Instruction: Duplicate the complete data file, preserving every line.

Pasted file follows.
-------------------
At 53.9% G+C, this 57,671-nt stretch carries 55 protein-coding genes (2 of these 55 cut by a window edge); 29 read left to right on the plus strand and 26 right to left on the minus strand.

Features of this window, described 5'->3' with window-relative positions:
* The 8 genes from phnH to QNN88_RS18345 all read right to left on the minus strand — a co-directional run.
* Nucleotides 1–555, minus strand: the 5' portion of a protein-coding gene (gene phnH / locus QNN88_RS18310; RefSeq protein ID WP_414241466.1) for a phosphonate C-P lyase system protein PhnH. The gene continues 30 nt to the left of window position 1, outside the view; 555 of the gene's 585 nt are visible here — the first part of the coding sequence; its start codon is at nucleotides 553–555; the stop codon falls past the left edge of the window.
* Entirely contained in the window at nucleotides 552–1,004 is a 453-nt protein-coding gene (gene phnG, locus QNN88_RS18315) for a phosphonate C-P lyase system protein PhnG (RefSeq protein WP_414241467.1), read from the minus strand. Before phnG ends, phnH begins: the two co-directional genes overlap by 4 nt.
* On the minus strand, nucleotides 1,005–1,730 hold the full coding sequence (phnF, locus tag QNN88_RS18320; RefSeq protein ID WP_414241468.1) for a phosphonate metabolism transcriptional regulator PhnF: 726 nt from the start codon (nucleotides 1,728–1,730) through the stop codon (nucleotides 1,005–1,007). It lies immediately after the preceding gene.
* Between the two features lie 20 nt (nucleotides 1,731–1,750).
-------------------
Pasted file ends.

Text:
At 53.9% G+C, this 57,671-nt stretch carries 55 protein-coding genes (2 of these 55 cut by a window edge); 29 read left to right on the plus strand and 26 right to left on the minus strand.

Features of this window, described 5'->3' with window-relative positions:
* The 8 genes from phnH to QNN88_RS18345 all read right to left on the minus strand — a co-directional run.
* Nucleotides 1–555, minus strand: the 5' portion of a protein-coding gene (gene phnH / locus QNN88_RS18310; RefSeq protein ID WP_414241466.1) for a phosphonate C-P lyase system protein PhnH. The gene continues 30 nt to the left of window position 1, outside the view; 555 of the gene's 585 nt are visible here — the first part of the coding sequence; its start codon is at nucleotides 553–555; the stop codon falls past the left edge of the window.
* Entirely contained in the window at nucleotides 552–1,004 is a 453-nt protein-coding gene (gene phnG, locus QNN88_RS18315) for a phosphonate C-P lyase system protein PhnG (RefSeq protein WP_414241467.1), read from the minus strand. Before phnG ends, phnH begins: the two co-directional genes overlap by 4 nt.
* On the minus strand, nucleotides 1,005–1,730 hold the full coding sequence (phnF, locus tag QNN88_RS18320; RefSeq protein ID WP_414241468.1) for a phosphonate metabolism transcriptional regulator PhnF: 726 nt from the start codon (nucleotides 1,728–1,730) through the stop codon (nucleotides 1,005–1,007). It lies immediately after the preceding gene.
* Between the two features lie 20 nt (nucleotides 1,731–1,750).